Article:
Wireless Sensors Suggest a Way to Improve Aircraft Inspections
Smart composite materials now under development in Embry-Riddle’s John Mica Engineering and Aerospace Innovation Complex (MicaPlex) show promise for improving aviation safety by continuously monitoring aircraft for structural failures – even in flight.
More broadly, said Professor of Aerospace Engineering Marwan Al-Haik, wireless sensors embedded into composite materials could help detect/prevent failures across a host of structures, from automobiles to bridges and even athletic equipment, while they are in use.
“The idea is to build these sensors right into the structure,” Al-Haik explained. “Most failures happen during operation, while the structure is being subjected to a load.”
Yet, he noted, existing inspection technology often involves “somebody with an ultrasound gun” who walks around an airplane on the ground, focusing on critical areas such as joints and seams where defects are most commonly seen. Other inspection methods include dusting surfaces with magnetized metal powder to spot cracks, or the use of fiber optic wires built into layers of an aerospace material – an approach that can actually cause cracks, Al-Haik said.
Instead, Embry-Riddle researchers including Al-Haik, Dae Won Kim, Sirish Namilae, William Barott, Jeff Brown and Fady Barsoum are depositing sensors, in the form of zinc-oxide nanowires, directly onto carbon fibers.
The sensors are “piezoelectric,” meaning they generate a specific electrical charge in response to different levels of mechanical stress. Interlocked within composite materials, these zinc-oxide nanowires also strengthen aircraft materials, according to Al-Haik. That’s important because the layers of fiber-reinforced plastic composite materials used in aircraft can pull apart or delaminate over time.
Inside the new Materials Lab at the MicaPlex, a physical vapor deposition machine granted to Al-Haik through an Army Office of Research grant makes it possible to very precisely deposit up to five materials at the same time onto a thin substrate. Operating under extremely low vacuum pressure – 100,000 times less intense than normal atmospheric pressure – the machine can sputter incredibly tiny films onto different substrates.
“A human hair is around 25 microns, and we’re working on a scale that’s one ten-thousandth of that,” said Al-Haik, a National Science Foundation Early Career Award winner with six issued U.S. patents and more than 75 peer-reviewed research articles who came to Embry-Riddle by way of Virginia Tech.
If they can calculate the specific electrical signal generated by zinc-oxide nanowire sensors under different load levels, Al-Haik said, those electrical “fingerprints” could be correlated with the exact size of a material defect.
How would structural monitoring improve aviation safety in a real-world setting?
“Airlines could wirelessly receive data to continuously monitor their fleet,” Al-Haik said. “Our hope is that, after we get that correlation between defect size and electrical signal, if it’s a crack length that exceeds, let’s say 5 millimeters, a signal would be sent to an operator on the ground. That person would say, `Uh oh, that’s the 747 and it’s in wing. We’d better take a look at that right away.’”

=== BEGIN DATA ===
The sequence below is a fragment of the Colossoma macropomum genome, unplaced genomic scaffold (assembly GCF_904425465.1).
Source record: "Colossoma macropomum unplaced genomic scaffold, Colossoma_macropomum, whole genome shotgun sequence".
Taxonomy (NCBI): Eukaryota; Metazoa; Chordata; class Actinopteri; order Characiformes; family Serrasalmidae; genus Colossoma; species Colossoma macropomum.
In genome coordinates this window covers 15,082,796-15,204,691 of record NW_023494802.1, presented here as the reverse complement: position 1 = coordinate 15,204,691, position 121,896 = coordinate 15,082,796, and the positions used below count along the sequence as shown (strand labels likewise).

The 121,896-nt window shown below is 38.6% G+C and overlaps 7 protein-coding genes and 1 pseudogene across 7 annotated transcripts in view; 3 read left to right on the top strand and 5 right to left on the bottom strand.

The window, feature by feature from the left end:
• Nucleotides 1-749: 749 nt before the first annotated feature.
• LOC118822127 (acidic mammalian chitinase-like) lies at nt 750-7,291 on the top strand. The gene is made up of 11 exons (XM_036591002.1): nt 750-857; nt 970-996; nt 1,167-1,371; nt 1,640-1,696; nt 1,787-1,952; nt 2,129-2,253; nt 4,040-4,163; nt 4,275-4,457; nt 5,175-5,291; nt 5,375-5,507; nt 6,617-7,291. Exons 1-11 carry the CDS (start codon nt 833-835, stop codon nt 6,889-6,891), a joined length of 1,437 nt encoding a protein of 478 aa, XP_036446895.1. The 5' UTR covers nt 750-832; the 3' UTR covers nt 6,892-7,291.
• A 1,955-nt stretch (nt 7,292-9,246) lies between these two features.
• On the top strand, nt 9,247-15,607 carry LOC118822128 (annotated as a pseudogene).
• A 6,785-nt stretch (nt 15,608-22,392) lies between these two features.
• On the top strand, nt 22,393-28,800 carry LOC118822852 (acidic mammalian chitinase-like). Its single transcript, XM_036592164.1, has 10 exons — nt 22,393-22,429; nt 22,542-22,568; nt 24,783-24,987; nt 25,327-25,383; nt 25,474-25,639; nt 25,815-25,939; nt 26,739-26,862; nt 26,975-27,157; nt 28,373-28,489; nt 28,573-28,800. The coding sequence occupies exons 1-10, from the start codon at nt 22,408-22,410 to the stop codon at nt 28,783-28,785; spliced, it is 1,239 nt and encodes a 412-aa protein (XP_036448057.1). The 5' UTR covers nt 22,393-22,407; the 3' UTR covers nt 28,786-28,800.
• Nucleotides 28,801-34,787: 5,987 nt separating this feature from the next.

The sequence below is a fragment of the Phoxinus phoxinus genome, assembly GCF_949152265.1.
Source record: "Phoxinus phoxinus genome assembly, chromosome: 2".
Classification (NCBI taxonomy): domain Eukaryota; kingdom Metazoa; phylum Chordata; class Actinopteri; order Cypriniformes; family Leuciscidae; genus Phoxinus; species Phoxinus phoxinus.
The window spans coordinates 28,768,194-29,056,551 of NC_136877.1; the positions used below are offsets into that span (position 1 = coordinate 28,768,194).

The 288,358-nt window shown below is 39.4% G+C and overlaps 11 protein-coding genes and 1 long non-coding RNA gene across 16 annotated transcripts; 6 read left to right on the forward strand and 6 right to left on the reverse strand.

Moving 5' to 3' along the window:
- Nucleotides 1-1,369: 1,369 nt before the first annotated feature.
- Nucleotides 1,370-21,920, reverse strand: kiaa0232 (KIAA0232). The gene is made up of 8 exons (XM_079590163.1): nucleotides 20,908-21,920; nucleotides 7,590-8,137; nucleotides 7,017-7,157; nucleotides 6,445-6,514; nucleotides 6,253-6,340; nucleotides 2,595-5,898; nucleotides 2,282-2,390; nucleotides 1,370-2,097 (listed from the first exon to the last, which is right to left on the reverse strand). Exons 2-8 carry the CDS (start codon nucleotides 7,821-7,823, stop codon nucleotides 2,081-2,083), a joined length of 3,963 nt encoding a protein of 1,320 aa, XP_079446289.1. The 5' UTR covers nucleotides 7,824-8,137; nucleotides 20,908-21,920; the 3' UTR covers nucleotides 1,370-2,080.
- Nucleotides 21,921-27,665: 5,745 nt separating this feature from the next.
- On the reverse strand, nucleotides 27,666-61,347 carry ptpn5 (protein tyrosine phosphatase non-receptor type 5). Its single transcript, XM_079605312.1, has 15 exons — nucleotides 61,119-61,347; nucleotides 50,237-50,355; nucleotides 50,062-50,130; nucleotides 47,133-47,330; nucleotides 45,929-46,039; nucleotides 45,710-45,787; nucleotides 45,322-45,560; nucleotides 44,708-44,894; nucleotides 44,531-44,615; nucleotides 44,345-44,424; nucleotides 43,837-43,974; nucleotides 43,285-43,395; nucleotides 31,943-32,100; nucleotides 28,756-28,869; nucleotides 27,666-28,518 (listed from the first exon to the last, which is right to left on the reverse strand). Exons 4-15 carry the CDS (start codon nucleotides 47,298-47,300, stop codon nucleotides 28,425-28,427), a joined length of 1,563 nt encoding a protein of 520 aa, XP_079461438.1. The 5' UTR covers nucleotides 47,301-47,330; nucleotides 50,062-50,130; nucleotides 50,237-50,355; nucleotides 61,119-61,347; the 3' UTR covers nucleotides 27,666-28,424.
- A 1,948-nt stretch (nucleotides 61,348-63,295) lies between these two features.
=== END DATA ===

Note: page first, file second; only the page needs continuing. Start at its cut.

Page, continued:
Preliminary Results Pass Peer Review
Al-Haik, with his graduate student Suma Ayyagari, recently published preliminary results in the Journal of Carbon Research.
Ayyagari, a Ph.D. candidate who serves as first author on the paper, used a farming analogy to describe the vapor deposition process. “Basically, you deposit some seeds and add a kind of fertilizer,” she said. “You need wet chemistry to grow the seeds.”
The research article, “Mechanical and Electrical Characterization of Carbon Fiber/Bucky Paper/Zinc Oxide Hybrid Composites,” published Jan. 18, 2018, describes the mechanical attributes of zinc-oxide enhanced carbon fiber-reinforced composites (CFRPs) versus CFRPs incorporating nanotubes called buckypaper.
“There are certain hybrid composite combinations that could lead to the development of highly multifunctional composites with better strength, stiffness, damping and electrical conductivity,” the authors wrote.
A native of India who comes from a family of computer scientists, Ayyagari said her passion is “fixing things that already exist and understanding what caused the problem.”
Her work in the lab is painstaking and requires patience, but she said Al-Haik has been an excellent coach. “Before I touch a machine, I know how to use it because he teaches well,” she added. “For experimental research, you need help, especially with these new machines, and he’s very conscientious in sharing what he knows.”
In addition to serving as the self-described “custodian” for the Materials Lab, Al-Haik has been working with colleagues to set up the Composite Lab and the Structures Lab in the MicaPlex. (Further information on MicaPlex labs is available online.)
His current research is funded by internal grant from ERAU.